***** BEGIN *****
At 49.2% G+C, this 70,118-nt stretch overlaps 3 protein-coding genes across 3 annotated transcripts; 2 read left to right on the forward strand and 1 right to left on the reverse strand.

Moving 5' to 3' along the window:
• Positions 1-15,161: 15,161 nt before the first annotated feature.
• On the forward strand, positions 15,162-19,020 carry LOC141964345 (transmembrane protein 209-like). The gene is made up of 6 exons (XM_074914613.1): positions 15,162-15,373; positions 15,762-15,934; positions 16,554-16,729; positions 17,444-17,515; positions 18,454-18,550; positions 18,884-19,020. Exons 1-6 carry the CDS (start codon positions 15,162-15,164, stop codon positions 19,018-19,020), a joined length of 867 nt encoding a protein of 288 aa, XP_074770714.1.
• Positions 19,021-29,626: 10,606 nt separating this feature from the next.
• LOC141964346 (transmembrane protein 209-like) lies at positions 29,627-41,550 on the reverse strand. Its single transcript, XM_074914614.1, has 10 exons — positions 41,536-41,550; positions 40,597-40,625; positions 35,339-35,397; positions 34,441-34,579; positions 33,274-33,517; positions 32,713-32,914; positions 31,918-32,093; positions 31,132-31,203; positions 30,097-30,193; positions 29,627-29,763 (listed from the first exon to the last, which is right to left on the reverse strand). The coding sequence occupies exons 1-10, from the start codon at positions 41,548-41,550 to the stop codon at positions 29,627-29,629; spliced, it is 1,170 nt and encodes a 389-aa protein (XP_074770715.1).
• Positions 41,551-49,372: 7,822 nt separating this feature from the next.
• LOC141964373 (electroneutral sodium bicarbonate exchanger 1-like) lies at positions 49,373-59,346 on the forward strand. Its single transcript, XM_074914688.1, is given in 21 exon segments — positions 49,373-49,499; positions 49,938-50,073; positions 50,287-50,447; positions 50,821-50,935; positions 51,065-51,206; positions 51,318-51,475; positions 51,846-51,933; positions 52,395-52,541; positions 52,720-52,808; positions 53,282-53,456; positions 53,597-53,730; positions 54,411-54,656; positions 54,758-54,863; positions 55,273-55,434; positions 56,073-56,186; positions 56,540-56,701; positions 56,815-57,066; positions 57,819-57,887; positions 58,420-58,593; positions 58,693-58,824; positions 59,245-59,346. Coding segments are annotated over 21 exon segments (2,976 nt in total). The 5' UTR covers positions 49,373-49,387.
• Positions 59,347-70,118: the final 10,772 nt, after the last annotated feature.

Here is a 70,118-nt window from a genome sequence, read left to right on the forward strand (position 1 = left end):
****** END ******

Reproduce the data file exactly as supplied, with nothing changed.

At 49.2% G+C, this 70,118-nt stretch overlaps 3 protein-coding genes across 3 annotated transcripts; 2 read left to right on the forward strand and 1 right to left on the reverse strand.

Moving 5' to 3' along the window:
• Positions 1-15,161: 15,161 nt before the first annotated feature.
• On the forward strand, positions 15,162-19,020 carry LOC141964345 (transmembrane protein 209-like). The gene is made up of 6 exons (XM_074914613.1): positions 15,162-15,373; positions 15,762-15,934; positions 16,554-16,729; positions 17,444-17,515; positions 18,454-18,550; positions 18,884-19,020. Exons 1-6 carry the CDS (start codon positions 15,162-15,164, stop codon positions 19,018-19,020), a joined length of 867 nt encoding a protein of 288 aa, XP_074770714.1.
• Positions 19,021-29,626: 10,606 nt separating this feature from the next.
• LOC141964346 (transmembrane protein 209-like) lies at positions 29,627-41,550 on the reverse strand. Its single transcript, XM_074914614.1, has 10 exons — positions 41,536-41,550; positions 40,597-40,625; positions 35,339-35,397; positions 34,441-34,579; positions 33,274-33,517; positions 32,713-32,914; positions 31,918-32,093; positions 31,132-31,203; positions 30,097-30,193; positions 29,627-29,763 (listed from the first exon to the last, which is right to left on the reverse strand). The coding sequence occupies exons 1-10, from the start codon at positions 41,548-41,550 to the stop codon at positions 29,627-29,629; spliced, it is 1,170 nt and encodes a 389-aa protein (XP_074770715.1).
• Positions 41,551-49,372: 7,822 nt separating this feature from the next.
• LOC141964373 (electroneutral sodium bicarbonate exchanger 1-like) lies at positions 49,373-59,346 on the forward strand. Its single transcript, XM_074914688.1, is given in 21 exon segments — positions 49,373-49,499; positions 49,938-50,073; positions 50,287-50,447; positions 50,821-50,935; positions 51,065-51,206; positions 51,318-51,475; positions 51,846-51,933; positions 52,395-52,541; positions 52,720-52,808; positions 53,282-53,456; positions 53,597-53,730; positions 54,411-54,656; positions 54,758-54,863; positions 55,273-55,434; positions 56,073-56,186; positions 56,540-56,701; positions 56,815-57,066; positions 57,819-57,887; positions 58,420-58,593; positions 58,693-58,824; positions 59,245-59,346. Coding segments are annotated over 21 exon segments (2,976 nt in total). The 5' UTR covers positions 49,373-49,387.
• Positions 59,347-70,118: the final 10,772 nt, after the last annotated feature.

Here is a 70,118-nt window from a genome sequence, read left to right on the forward strand (position 1 = left end):